Reportable ‘n’ sortable.

Quarterly and annual reporting is an obligation for listed companies. The treasuries of governments work through an annual cycle of reporting as well. It’s like groundhog day. The cycle finishes only to begin again. Inhuman in its consistency.

At separate conferences last week, I heard communicators wrestle with the challenges of company reporting. At the World PR Forum in Melbourne, the International Integrated Reporting Council’s (IIRC) Paul Druckman talked about the development of a framework which the council hopes will be a global standard. Integrated reporting is described as ‘the means by which companies communicate how value is created and will be preserved over the short, medium and long term’.

The council’s site goes on to add ‘at the heart of [integrated reporting] is the growing realization that a wide range of factors determine the value of an organisation – some of these are financial or tangible in nature and are easy to account for in financial statements (e.g. property, cash), while many are not (e.g. people, natural resources, intellectual capital, market and regulatory context, competition, energy security)’.


On Friday, I spoke at the London Benchmarking Group (LBG) plenary. The LBG is an internationally recognised standard for measuring and evaluating corporate community investment. Here again, people were wrestling with how to credibly report on non-financial impacts to business and community as well as financial impact.

Now I am a communicator not an accountant. Too many numbers and the popping of my brain cells is audible. However, I found this surge in interest among many of Australia’s most prominent companies (represented at both events) interesting in what it reveals about changing corporate, government and, more broadly, societal attitudes toward the role and success of business.

We are starting to acknowledge the importance of creating social benefit in order to create financial benefit. The two are joined at the hip.

That’s the foundation of the work we’ve been doing in developing models of practice for creating shared value. At all our events, forum participants affirm the need for measures of value  in order to report on results. But what measures?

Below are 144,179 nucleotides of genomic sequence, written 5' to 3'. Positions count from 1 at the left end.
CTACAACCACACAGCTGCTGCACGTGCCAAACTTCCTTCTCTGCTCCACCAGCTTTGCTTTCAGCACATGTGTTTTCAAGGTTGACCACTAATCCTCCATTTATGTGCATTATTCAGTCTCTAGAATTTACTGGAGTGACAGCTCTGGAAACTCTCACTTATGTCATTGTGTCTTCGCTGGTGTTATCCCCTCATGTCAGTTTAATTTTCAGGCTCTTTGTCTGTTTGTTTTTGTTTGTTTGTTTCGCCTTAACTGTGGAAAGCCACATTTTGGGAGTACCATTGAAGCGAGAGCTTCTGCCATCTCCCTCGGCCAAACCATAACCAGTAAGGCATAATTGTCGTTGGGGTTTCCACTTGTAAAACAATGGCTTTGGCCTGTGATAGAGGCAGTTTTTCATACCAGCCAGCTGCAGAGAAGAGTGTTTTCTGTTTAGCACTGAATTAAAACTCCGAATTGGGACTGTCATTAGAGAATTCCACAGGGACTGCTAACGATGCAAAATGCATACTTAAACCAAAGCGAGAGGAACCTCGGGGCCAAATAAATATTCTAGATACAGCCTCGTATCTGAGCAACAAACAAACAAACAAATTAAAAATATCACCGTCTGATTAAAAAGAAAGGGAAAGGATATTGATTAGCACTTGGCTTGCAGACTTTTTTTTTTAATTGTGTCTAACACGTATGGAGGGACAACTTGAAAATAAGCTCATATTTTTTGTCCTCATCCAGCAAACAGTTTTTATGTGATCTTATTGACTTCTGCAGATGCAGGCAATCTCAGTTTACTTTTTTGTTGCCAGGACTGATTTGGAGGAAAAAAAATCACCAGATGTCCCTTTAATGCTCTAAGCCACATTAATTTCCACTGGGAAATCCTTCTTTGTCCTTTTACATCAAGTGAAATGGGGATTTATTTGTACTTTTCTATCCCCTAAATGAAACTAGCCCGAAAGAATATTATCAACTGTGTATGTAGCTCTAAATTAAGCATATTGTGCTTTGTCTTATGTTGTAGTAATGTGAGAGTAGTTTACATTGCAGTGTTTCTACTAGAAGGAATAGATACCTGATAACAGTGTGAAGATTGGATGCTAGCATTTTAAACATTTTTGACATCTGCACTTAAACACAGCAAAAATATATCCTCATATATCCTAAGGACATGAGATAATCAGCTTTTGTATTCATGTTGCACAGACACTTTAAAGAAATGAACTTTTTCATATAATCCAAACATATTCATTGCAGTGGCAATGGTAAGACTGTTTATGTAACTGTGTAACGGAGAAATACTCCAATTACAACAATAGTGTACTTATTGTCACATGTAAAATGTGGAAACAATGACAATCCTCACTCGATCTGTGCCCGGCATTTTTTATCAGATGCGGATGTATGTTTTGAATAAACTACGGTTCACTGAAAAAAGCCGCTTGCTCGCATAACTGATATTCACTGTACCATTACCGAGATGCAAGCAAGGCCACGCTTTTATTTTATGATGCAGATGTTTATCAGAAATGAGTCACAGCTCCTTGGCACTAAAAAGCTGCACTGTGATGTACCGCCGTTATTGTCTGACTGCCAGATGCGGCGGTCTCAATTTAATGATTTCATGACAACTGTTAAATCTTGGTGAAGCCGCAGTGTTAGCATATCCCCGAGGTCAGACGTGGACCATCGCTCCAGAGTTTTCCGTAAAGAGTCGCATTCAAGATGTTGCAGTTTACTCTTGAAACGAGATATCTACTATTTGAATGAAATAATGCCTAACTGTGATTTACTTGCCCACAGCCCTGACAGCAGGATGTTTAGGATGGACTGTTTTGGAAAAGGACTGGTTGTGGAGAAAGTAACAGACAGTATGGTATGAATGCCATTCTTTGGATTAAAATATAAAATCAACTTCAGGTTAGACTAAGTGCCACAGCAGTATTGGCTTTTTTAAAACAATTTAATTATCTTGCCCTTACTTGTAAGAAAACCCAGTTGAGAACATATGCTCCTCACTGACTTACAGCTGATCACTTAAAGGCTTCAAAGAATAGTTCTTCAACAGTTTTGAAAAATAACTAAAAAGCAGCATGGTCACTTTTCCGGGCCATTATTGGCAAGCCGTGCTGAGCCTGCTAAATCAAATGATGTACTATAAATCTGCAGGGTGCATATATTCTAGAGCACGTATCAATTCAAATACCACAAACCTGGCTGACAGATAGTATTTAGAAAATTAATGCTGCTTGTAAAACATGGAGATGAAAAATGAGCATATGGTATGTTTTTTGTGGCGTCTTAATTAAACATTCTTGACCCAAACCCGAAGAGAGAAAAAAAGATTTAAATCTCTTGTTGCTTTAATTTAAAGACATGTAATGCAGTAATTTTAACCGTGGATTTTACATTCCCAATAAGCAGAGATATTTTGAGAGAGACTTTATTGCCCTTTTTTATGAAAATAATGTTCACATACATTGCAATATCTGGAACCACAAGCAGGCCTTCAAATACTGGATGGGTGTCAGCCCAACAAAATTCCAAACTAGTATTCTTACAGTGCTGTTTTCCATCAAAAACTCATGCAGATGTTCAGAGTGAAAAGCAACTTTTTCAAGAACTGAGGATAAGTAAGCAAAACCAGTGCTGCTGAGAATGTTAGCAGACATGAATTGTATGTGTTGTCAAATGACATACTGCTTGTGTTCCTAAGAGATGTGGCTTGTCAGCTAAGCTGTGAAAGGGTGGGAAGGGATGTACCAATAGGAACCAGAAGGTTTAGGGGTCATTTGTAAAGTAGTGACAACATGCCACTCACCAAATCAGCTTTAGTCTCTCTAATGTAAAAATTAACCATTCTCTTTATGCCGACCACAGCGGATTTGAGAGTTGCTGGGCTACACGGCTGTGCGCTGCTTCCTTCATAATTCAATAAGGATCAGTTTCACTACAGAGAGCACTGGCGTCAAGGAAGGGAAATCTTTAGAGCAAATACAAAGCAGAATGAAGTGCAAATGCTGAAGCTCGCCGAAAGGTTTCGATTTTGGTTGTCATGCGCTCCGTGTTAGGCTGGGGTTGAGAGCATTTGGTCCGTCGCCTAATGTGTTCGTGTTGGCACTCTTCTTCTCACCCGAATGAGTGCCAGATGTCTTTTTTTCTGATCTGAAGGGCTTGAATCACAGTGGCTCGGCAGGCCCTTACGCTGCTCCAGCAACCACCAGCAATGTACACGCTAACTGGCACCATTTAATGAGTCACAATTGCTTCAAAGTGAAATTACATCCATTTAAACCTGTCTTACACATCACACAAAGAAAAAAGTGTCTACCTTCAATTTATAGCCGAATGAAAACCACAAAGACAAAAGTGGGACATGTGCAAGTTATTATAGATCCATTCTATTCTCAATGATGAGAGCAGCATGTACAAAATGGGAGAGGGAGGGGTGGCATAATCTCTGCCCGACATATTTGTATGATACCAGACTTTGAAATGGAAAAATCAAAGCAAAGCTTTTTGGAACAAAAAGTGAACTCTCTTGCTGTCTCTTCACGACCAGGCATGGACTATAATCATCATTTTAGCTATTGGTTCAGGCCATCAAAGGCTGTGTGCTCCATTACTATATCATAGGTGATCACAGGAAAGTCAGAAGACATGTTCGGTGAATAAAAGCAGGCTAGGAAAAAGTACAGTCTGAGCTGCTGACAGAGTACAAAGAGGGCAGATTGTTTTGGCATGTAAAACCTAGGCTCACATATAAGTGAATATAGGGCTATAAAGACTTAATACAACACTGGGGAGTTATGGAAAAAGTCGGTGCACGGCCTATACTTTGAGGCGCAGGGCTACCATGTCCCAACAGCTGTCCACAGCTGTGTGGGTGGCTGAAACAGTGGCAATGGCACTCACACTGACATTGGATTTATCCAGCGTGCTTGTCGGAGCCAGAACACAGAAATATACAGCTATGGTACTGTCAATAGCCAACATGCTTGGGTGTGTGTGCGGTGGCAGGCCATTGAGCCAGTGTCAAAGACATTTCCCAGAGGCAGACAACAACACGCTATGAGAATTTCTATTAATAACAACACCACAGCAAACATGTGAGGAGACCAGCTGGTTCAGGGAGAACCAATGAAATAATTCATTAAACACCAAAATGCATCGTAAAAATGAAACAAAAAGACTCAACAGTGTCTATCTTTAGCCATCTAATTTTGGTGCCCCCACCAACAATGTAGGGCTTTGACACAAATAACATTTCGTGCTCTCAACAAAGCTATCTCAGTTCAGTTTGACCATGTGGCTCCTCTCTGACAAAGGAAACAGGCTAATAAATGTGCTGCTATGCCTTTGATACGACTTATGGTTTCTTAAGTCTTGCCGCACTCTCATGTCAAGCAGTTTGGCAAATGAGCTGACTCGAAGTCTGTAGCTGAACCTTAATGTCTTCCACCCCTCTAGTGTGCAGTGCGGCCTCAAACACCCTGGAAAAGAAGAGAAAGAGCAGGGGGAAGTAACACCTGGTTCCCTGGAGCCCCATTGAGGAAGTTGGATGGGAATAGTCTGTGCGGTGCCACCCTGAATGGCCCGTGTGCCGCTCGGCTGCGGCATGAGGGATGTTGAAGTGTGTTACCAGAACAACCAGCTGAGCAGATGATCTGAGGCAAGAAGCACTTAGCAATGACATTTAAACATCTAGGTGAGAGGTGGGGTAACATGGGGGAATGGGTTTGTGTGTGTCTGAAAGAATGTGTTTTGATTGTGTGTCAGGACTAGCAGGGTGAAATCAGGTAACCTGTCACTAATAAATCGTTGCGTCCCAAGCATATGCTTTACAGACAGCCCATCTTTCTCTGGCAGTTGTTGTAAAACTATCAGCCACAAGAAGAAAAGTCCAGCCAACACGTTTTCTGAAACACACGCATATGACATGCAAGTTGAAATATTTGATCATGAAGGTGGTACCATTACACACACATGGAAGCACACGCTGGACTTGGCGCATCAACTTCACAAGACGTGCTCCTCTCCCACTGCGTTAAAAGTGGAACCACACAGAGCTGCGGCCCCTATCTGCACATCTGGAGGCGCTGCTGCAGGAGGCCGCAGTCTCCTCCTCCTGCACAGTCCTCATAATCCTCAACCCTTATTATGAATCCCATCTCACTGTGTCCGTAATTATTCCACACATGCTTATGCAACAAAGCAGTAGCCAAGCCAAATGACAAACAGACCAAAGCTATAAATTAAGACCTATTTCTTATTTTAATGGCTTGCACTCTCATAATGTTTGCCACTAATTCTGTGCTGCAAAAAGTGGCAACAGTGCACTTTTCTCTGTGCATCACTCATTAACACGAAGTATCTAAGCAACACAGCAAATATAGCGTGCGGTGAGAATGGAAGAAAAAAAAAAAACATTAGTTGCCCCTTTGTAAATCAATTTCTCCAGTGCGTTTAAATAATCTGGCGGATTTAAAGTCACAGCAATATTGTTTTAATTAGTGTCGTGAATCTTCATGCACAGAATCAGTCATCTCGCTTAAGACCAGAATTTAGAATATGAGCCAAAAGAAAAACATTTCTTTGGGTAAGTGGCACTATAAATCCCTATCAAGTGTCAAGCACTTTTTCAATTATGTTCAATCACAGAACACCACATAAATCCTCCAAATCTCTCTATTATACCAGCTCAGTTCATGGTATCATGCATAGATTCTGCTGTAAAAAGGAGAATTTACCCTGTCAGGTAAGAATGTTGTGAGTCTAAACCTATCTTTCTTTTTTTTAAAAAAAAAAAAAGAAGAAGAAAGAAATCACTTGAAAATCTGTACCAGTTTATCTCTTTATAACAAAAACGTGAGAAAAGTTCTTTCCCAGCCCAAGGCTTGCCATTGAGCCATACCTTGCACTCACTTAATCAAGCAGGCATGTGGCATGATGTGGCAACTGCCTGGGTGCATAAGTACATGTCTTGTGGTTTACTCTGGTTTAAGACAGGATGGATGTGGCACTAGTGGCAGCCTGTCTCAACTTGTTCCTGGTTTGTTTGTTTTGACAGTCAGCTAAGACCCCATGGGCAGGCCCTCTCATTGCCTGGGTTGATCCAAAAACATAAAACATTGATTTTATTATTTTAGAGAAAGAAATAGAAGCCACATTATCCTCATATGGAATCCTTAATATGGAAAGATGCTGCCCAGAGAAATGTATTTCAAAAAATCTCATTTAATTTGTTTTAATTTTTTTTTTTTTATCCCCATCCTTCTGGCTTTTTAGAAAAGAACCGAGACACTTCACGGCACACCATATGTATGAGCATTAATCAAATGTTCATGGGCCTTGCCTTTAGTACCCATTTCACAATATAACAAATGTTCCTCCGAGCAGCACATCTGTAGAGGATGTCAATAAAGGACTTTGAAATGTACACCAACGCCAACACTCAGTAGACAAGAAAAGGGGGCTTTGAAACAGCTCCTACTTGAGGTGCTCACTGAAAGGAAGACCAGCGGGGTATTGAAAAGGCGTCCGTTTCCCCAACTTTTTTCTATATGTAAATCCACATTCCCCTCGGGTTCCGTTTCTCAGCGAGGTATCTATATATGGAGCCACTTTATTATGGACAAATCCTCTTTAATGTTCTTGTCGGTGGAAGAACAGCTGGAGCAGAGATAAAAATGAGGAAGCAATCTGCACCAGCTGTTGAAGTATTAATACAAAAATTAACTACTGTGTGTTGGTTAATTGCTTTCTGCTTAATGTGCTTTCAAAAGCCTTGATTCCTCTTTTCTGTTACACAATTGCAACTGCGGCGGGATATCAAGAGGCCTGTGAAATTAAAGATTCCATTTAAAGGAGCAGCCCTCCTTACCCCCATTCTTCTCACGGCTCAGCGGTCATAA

Before answering that question, I’d like us to answer the questions ‘who‘ and ‘why‘.

Who are we reporting to? Beyond financial and operational data (a regulatory requirement and also highly important to investors) who are these annual reports intended for? Some majestic in their weight and multicoloured hues; others conspicuously basic. Often with sustainability or ESG report lift-outs.

Secondly, why? Past compliance, what are we hoping to achieve. Yes, more investment capital and a loyal shareholder base. But also the trust of the community, consumers, governments and the other key stakeholders whom we rely on for tacit or overt approval, or disinterest, allowing the business to do business uninterrupted.

Pause to consider if the annual report is the best vehicle to win trust. The data is generally old. It’s often wrapped in poetic verse. And, truth be told, very few people read it cover to cover.

There is an alternative approach.

  1. Ask the people to whom you are reporting which metrics are most relevant to them, and apply them.
  2. Report as the data is generated. There is no need to wait. Waiting breeds suspicion and also represents a missed opportunity to consistently engage with stakeholders.
  3. Represent the data in a range of forms based on stakeholder access. You can pretty much do anything on the web. Data visualisation is a fantastic way to offer an interactive and therefore educative experience. Data can be supported with text and images that add context.
  4. Make it easy to get answers. Enable stakeholders to sort data that is important to them.
  5. Avoid marketing speak. It sends a message that you’re too afraid to tell it how it is.

Reporting does not mean credibility. It’s a company’s consistent behaviour that builds trust over time.

We must acknowledge the regulatory requirements for annual reporting while embracing more efficient and more fluid ways of sharing information.

Ellis Jones produces annual reports. We don’t always agree they are necessary.

Image credit: Farside Hues, Flickr Creative Commons